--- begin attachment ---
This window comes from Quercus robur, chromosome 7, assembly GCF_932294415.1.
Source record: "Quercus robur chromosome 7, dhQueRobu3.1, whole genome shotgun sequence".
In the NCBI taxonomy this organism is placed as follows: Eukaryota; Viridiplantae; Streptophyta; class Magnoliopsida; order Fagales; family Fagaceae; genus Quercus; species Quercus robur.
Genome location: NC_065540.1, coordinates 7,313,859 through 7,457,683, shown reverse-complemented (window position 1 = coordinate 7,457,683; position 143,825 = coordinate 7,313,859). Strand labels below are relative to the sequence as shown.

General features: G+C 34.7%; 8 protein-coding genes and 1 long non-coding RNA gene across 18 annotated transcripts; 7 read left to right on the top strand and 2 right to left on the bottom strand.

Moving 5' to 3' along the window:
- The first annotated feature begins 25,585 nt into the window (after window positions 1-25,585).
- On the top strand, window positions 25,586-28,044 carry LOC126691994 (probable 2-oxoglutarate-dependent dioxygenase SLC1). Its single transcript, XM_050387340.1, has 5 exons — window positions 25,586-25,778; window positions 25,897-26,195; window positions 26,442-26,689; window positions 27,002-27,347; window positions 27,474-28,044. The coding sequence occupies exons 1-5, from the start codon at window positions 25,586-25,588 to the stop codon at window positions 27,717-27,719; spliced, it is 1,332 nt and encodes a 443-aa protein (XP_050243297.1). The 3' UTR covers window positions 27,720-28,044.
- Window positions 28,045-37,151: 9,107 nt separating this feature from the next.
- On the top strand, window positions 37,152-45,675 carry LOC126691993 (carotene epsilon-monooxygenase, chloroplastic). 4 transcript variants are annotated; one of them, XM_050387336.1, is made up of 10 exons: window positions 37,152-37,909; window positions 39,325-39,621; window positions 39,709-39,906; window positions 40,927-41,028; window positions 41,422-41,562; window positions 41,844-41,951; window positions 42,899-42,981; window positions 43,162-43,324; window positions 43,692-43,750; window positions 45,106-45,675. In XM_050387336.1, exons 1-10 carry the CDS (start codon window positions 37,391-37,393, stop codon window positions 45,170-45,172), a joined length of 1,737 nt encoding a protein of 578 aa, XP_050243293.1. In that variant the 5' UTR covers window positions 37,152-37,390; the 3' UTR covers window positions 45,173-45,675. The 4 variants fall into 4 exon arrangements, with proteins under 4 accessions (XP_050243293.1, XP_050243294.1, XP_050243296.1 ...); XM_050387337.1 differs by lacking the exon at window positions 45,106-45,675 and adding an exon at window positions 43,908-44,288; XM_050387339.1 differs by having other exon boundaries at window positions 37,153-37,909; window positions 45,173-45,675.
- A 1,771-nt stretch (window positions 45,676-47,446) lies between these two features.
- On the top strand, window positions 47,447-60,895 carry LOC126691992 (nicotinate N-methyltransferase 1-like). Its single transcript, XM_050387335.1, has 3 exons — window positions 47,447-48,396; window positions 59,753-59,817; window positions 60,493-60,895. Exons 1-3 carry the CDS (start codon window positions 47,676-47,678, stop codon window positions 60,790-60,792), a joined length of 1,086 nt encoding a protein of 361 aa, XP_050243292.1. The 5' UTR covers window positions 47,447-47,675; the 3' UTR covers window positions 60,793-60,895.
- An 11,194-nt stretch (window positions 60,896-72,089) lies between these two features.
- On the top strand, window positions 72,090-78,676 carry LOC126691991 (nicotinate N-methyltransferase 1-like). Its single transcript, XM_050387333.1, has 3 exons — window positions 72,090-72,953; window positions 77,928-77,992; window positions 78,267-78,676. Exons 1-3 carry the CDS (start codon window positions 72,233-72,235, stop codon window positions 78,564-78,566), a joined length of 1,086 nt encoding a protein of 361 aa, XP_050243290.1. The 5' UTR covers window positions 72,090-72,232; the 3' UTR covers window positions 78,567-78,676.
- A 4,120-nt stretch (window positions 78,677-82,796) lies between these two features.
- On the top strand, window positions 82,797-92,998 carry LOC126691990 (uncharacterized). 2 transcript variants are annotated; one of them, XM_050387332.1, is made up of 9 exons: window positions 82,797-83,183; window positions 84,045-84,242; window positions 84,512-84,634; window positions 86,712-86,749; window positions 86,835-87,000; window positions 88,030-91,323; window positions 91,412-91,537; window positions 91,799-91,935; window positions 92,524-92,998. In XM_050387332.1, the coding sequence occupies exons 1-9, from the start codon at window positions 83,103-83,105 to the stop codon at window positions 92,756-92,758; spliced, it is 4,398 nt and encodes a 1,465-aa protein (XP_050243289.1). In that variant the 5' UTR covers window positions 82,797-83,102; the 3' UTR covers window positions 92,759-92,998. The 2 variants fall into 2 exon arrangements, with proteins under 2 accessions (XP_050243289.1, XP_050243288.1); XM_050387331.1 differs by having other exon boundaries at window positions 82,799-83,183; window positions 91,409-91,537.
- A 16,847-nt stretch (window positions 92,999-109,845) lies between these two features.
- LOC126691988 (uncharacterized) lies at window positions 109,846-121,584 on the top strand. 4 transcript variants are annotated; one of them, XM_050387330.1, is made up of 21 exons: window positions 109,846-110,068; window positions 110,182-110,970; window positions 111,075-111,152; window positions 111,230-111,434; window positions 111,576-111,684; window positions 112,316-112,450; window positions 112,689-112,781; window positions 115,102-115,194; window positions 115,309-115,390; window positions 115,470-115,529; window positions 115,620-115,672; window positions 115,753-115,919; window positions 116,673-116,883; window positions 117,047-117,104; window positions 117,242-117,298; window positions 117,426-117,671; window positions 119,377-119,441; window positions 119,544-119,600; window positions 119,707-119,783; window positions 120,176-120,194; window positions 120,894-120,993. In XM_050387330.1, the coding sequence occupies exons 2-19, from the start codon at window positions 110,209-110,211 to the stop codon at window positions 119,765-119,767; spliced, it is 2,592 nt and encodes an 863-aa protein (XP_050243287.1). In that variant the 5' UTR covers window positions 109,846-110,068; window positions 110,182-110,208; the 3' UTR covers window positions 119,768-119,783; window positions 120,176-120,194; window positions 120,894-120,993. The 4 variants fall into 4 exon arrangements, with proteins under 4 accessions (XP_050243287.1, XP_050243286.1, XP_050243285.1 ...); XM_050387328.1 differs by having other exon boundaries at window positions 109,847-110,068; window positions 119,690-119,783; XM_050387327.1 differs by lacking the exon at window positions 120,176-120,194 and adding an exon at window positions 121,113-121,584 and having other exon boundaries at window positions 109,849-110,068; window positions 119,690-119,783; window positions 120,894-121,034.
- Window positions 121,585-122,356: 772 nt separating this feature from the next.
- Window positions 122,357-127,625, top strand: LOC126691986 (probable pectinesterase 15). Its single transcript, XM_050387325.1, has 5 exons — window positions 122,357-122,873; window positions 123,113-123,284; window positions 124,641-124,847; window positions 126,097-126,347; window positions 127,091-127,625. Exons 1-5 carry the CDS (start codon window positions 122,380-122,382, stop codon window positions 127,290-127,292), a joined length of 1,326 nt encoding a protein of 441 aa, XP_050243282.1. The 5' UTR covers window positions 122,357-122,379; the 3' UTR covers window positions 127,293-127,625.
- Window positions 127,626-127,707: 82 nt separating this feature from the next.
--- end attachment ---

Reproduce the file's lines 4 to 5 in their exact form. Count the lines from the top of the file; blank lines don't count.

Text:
Genome location: NC_065540.1, coordinates 7,313,859 through 7,457,683, shown reverse-complemented (window position 1 = coordinate 7,457,683; position 143,825 = coordinate 7,313,859). Strand labels below are relative to the sequence as shown.

General features: G+C 34.7%; 8 protein-coding genes and 1 long non-coding RNA gene across 18 annotated transcripts; 7 read left to right on the top strand and 2 right to left on the bottom strand.